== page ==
Moving onto a boat, especially when all previous life experiences have been land-based, is nothing shy of daunting. The unloading of the things that inevitably come with a typical American life can take weeks. I suppose that makes sense as it took years to accumulate. We’ve donated carloads. We’ve sold plenty. We’ve listed free things on craigslist. We’ve taken possessions to friends’ homes. We’ve left things by the curb for anyone to grab. Yet the things continue. I’m beginning to wonder if the things actually possess gremlin qualities. It seems highly probable that my daughters are putting water on the things overnight so that by morning we have even more things! And is it possible for the walls of my house to be closing in slowly so that it doesn’t actually look like we’ve gotten rid of any things? I’m not sure which is more likely, but either way, the things are plaguing me. Like the gremlins they are.
And then there’s the preparation of the new home, a.k.a. the boat. Did you know that if you put a beautiful boat on the hard it immediately becomes a dirt-filled, grime-covered, insect-infested sauna? So is our boat. For now. In the process of moving from land to water I’ve lost my husband to our boat. My partner in the gremlin war has moved on to fight the battle of the boat. He has spent the last several weeks working in, under, and on said disaster. The work he’s done is amazing and she’s almost ready to go back to the water. The jobs to move aboard seem overwhelming for the time we’ve allotted, but we will make it work. We simply must divest ourselves of the concept that it needs to be a certain way for us to move aboard. And we’ll do that.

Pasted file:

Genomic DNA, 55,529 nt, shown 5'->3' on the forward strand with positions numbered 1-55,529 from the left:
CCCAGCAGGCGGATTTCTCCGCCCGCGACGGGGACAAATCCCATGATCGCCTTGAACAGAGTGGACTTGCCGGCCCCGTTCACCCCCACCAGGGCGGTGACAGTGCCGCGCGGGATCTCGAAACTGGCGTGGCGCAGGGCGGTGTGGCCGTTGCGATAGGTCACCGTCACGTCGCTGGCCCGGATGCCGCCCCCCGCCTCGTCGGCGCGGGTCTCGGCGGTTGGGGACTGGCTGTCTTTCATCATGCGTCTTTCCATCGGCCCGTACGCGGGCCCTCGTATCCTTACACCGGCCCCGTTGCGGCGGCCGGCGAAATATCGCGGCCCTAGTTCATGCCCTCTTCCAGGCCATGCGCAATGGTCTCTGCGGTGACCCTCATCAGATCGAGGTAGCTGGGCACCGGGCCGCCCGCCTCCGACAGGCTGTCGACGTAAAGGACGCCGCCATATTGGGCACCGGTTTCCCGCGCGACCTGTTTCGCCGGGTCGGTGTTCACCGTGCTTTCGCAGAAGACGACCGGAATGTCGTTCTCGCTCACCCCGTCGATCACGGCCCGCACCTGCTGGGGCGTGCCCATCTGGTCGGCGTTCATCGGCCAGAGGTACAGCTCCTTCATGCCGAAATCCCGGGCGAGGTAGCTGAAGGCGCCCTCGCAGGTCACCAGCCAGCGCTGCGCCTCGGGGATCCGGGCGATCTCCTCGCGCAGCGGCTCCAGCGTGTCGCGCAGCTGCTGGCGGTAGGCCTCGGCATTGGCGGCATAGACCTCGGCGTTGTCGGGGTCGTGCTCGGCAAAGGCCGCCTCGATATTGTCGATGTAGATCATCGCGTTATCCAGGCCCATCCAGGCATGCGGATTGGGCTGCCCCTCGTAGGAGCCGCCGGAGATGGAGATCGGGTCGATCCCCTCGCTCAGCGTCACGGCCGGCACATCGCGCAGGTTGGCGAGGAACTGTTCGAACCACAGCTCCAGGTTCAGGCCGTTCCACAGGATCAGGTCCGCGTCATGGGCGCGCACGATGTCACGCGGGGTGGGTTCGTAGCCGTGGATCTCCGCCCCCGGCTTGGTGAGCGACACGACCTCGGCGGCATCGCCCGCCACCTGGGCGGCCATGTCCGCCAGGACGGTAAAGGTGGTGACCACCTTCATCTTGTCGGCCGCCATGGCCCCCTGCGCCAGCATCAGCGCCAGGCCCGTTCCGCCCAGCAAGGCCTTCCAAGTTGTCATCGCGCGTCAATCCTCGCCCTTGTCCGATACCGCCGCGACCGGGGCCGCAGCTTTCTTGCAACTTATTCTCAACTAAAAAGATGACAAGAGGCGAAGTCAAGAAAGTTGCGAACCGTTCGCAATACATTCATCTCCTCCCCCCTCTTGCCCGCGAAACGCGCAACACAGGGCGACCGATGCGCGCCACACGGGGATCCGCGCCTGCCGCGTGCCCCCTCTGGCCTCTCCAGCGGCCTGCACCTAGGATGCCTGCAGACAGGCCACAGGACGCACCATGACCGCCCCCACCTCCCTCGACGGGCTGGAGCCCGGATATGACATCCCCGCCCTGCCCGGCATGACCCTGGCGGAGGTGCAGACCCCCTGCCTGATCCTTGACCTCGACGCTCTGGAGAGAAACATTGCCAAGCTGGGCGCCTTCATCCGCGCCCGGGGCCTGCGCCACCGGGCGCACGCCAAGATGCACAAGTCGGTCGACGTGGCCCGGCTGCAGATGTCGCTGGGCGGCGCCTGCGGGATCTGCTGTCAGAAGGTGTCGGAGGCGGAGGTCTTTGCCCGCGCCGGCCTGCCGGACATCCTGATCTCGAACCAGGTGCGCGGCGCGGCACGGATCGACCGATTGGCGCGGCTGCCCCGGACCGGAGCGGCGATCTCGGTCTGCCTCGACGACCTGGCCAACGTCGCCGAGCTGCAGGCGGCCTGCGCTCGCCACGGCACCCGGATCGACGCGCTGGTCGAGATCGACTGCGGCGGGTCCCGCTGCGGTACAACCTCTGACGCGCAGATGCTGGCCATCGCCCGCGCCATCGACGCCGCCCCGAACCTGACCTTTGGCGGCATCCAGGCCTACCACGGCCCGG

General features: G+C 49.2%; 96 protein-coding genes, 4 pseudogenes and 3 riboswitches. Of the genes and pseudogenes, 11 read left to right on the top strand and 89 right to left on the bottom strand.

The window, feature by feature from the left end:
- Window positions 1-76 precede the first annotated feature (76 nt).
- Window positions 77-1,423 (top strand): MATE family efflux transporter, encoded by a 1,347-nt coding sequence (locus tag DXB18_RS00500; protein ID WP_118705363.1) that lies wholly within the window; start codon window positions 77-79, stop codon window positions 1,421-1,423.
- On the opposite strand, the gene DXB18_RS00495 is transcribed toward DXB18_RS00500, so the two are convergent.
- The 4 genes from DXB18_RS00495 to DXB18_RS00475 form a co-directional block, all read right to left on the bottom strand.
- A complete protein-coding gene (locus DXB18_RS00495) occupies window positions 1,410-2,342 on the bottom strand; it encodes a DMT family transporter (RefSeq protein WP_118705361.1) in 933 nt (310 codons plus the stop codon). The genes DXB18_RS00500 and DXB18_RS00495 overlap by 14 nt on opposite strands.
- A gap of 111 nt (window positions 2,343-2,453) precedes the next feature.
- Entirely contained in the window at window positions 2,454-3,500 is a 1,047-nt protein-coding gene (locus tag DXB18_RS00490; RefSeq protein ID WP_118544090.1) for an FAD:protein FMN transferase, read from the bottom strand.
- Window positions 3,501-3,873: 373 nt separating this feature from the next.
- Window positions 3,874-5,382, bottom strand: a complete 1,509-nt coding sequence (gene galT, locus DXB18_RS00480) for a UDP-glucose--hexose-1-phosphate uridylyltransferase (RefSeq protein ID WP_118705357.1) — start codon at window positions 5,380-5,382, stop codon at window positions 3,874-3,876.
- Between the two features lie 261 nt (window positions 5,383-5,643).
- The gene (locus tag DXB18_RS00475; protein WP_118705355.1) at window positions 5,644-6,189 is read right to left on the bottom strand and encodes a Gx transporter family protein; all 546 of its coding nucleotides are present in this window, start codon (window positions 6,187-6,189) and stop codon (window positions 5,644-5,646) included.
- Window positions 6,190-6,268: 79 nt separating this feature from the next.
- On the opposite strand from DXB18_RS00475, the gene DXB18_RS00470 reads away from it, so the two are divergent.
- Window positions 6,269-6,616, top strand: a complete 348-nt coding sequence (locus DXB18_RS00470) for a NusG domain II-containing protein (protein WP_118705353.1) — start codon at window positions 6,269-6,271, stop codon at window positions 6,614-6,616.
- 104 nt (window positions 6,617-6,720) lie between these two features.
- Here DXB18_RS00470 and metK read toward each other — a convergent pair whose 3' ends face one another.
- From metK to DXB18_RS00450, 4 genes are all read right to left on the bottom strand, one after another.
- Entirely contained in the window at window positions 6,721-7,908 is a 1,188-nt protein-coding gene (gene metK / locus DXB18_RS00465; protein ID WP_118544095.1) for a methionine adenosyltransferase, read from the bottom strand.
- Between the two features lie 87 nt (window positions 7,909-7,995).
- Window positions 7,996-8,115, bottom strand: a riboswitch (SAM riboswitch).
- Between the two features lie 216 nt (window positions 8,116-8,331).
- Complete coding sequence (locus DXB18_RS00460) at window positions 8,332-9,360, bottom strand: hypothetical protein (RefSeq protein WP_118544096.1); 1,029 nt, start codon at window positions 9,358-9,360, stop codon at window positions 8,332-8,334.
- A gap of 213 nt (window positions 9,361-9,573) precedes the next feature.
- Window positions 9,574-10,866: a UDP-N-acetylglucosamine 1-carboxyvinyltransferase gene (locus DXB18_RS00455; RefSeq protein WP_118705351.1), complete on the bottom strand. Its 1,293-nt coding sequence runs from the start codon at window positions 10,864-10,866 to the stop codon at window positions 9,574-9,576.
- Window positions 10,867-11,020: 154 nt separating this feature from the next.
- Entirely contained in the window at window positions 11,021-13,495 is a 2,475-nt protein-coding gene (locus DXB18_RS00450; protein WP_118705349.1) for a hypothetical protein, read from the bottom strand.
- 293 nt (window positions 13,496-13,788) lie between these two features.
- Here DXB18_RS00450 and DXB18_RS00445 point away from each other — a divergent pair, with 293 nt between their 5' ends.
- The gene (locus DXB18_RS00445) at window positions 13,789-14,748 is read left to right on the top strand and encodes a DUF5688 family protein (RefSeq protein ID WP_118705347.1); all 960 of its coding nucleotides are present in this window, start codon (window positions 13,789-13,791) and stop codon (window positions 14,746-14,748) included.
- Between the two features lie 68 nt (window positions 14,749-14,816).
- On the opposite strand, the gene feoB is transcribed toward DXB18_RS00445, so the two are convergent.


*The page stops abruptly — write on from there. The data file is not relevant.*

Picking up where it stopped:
As soon as the insects move out and allow space for the remaining things.
So I’m beginning to wonder…do gremlins eat roaches?